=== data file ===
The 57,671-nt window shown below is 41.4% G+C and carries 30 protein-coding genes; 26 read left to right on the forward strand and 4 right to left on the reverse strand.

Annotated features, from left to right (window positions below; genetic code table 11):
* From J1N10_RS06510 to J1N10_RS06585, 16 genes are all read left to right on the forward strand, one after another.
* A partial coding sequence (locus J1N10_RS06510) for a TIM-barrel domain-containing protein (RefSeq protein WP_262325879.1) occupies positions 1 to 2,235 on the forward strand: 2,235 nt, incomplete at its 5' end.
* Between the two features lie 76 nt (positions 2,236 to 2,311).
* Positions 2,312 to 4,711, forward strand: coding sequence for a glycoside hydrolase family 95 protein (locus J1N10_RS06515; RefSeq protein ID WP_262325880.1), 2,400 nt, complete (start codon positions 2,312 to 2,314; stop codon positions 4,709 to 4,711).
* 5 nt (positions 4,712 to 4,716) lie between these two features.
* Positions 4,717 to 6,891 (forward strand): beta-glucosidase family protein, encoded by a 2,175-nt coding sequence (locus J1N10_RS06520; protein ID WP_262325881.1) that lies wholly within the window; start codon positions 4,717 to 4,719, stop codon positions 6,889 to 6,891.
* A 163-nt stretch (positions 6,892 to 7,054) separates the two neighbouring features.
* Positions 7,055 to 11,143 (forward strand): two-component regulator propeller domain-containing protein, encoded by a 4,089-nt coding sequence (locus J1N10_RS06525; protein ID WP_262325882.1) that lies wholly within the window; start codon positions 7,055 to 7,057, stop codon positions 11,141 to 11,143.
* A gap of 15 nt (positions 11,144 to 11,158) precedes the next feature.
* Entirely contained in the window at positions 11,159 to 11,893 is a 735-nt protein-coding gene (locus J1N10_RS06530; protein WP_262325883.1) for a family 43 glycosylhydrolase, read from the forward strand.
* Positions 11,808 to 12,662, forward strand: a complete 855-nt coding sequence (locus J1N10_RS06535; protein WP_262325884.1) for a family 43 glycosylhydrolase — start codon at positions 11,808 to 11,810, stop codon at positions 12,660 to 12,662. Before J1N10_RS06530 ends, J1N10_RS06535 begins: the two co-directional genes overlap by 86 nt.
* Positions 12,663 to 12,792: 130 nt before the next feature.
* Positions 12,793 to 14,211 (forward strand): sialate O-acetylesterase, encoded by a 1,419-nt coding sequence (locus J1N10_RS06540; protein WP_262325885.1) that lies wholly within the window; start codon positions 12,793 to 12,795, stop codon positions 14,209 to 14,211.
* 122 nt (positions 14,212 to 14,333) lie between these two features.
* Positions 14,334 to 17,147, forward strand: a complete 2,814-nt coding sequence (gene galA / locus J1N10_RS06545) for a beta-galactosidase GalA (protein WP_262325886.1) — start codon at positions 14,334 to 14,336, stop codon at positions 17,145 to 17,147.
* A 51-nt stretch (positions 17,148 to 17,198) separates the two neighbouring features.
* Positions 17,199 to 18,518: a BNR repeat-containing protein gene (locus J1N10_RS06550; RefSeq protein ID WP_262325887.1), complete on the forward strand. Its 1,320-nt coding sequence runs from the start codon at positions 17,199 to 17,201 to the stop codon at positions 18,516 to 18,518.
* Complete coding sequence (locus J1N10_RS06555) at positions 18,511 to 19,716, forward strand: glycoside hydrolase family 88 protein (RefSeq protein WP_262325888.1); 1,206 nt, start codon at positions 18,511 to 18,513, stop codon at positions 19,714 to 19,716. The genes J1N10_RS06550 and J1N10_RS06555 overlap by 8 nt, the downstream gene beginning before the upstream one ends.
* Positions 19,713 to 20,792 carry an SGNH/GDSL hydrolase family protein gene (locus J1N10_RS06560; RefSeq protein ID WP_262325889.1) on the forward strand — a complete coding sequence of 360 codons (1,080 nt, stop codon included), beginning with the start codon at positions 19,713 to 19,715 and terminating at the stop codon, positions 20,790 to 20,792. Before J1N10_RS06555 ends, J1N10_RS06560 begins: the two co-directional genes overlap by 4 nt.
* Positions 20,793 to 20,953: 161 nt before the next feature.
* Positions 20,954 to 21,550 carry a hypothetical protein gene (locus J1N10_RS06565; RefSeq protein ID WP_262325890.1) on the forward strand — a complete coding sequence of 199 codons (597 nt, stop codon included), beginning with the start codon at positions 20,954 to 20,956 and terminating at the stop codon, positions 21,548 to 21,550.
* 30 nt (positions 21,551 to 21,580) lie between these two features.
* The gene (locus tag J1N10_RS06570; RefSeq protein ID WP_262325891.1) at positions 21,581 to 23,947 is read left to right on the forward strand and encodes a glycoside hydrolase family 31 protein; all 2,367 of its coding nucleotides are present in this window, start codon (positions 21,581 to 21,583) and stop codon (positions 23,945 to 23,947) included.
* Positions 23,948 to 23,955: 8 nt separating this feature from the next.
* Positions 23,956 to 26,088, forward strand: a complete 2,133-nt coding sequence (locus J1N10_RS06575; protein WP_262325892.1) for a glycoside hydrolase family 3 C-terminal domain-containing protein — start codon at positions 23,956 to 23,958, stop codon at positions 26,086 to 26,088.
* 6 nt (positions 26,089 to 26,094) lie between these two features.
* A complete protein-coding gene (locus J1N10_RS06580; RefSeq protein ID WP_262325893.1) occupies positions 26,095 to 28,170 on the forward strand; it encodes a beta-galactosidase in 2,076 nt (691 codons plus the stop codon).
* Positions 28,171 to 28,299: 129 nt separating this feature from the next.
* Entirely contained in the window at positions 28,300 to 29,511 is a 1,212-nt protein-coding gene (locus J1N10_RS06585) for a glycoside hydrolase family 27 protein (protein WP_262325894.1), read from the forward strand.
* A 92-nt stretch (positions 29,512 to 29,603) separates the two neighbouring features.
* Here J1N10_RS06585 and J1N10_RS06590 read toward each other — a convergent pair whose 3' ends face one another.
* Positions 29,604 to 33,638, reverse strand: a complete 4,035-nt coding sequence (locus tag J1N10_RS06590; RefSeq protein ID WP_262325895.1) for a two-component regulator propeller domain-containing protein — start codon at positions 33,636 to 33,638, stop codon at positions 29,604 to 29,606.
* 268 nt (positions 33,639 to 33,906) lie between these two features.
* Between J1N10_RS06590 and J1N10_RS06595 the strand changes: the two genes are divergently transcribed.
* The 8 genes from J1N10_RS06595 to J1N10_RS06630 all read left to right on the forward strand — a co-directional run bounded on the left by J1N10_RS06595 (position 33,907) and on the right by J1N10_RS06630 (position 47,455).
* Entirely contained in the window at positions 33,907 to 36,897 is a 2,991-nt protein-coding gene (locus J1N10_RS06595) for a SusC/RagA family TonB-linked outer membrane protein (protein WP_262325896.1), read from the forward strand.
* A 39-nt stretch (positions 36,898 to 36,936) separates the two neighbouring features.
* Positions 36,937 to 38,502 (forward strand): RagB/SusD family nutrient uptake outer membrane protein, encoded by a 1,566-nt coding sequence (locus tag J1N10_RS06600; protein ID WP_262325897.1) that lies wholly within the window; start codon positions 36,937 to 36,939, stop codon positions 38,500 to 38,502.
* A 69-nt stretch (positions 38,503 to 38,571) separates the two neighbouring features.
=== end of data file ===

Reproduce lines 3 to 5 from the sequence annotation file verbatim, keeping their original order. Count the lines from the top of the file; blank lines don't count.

* From J1N10_RS06510 to J1N10_RS06585, 16 genes are all read left to right on the forward strand, one after another.
* A partial coding sequence (locus J1N10_RS06510) for a TIM-barrel domain-containing protein (RefSeq protein WP_262325879.1) occupies positions 1 to 2,235 on the forward strand: 2,235 nt, incomplete at its 5' end.
* Between the two features lie 76 nt (positions 2,236 to 2,311).